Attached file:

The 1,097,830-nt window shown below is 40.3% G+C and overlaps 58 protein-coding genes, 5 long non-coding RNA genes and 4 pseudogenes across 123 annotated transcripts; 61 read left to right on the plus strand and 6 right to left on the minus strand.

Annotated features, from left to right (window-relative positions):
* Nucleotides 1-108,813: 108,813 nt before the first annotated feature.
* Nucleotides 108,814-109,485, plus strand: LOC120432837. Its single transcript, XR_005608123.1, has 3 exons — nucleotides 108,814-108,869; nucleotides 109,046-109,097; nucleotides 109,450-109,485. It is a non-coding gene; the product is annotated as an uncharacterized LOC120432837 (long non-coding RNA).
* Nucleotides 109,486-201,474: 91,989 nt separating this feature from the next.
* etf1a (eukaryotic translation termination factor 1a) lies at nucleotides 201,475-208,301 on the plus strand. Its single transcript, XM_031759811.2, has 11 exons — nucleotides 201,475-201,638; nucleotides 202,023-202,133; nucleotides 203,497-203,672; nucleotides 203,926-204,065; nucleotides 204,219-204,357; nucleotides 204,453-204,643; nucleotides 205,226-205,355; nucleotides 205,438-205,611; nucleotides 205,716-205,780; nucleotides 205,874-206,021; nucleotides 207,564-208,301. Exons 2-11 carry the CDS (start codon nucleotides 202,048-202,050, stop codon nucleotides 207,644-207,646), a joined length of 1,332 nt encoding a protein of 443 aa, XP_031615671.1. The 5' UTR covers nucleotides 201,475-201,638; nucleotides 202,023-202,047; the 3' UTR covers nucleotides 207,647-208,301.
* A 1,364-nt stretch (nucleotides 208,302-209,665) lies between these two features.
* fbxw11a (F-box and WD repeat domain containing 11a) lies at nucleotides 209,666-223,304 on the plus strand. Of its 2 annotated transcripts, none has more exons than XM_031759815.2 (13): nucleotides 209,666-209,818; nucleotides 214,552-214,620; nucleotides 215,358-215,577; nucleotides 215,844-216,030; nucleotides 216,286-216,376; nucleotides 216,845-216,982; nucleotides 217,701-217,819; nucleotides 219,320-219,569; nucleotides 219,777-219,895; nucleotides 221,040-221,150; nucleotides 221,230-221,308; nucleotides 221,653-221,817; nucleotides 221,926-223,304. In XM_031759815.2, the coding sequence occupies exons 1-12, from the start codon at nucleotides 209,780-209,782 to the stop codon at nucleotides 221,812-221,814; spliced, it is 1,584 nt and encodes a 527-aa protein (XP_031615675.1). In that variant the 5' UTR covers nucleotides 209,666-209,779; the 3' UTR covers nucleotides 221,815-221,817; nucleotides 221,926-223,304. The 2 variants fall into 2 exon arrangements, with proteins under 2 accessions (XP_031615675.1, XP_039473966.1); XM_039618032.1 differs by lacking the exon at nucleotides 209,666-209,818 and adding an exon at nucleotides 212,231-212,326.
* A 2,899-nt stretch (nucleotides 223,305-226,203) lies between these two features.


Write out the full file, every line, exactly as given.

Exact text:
The 1,097,830-nt window shown below is 40.3% G+C and overlaps 58 protein-coding genes, 5 long non-coding RNA genes and 4 pseudogenes across 123 annotated transcripts; 61 read left to right on the plus strand and 6 right to left on the minus strand.

Annotated features, from left to right (window-relative positions):
* Nucleotides 1-108,813: 108,813 nt before the first annotated feature.
* Nucleotides 108,814-109,485, plus strand: LOC120432837. Its single transcript, XR_005608123.1, has 3 exons — nucleotides 108,814-108,869; nucleotides 109,046-109,097; nucleotides 109,450-109,485. It is a non-coding gene; the product is annotated as an uncharacterized LOC120432837 (long non-coding RNA).
* Nucleotides 109,486-201,474: 91,989 nt separating this feature from the next.
* etf1a (eukaryotic translation termination factor 1a) lies at nucleotides 201,475-208,301 on the plus strand. Its single transcript, XM_031759811.2, has 11 exons — nucleotides 201,475-201,638; nucleotides 202,023-202,133; nucleotides 203,497-203,672; nucleotides 203,926-204,065; nucleotides 204,219-204,357; nucleotides 204,453-204,643; nucleotides 205,226-205,355; nucleotides 205,438-205,611; nucleotides 205,716-205,780; nucleotides 205,874-206,021; nucleotides 207,564-208,301. Exons 2-11 carry the CDS (start codon nucleotides 202,048-202,050, stop codon nucleotides 207,644-207,646), a joined length of 1,332 nt encoding a protein of 443 aa, XP_031615671.1. The 5' UTR covers nucleotides 201,475-201,638; nucleotides 202,023-202,047; the 3' UTR covers nucleotides 207,647-208,301.
* A 1,364-nt stretch (nucleotides 208,302-209,665) lies between these two features.
* fbxw11a (F-box and WD repeat domain containing 11a) lies at nucleotides 209,666-223,304 on the plus strand. Of its 2 annotated transcripts, none has more exons than XM_031759815.2 (13): nucleotides 209,666-209,818; nucleotides 214,552-214,620; nucleotides 215,358-215,577; nucleotides 215,844-216,030; nucleotides 216,286-216,376; nucleotides 216,845-216,982; nucleotides 217,701-217,819; nucleotides 219,320-219,569; nucleotides 219,777-219,895; nucleotides 221,040-221,150; nucleotides 221,230-221,308; nucleotides 221,653-221,817; nucleotides 221,926-223,304. In XM_031759815.2, the coding sequence occupies exons 1-12, from the start codon at nucleotides 209,780-209,782 to the stop codon at nucleotides 221,812-221,814; spliced, it is 1,584 nt and encodes a 527-aa protein (XP_031615675.1). In that variant the 5' UTR covers nucleotides 209,666-209,779; the 3' UTR covers nucleotides 221,815-221,817; nucleotides 221,926-223,304. The 2 variants fall into 2 exon arrangements, with proteins under 2 accessions (XP_031615675.1, XP_039473966.1); XM_039618032.1 differs by lacking the exon at nucleotides 209,666-209,818 and adding an exon at nucleotides 212,231-212,326.
* A 2,899-nt stretch (nucleotides 223,305-226,203) lies between these two features.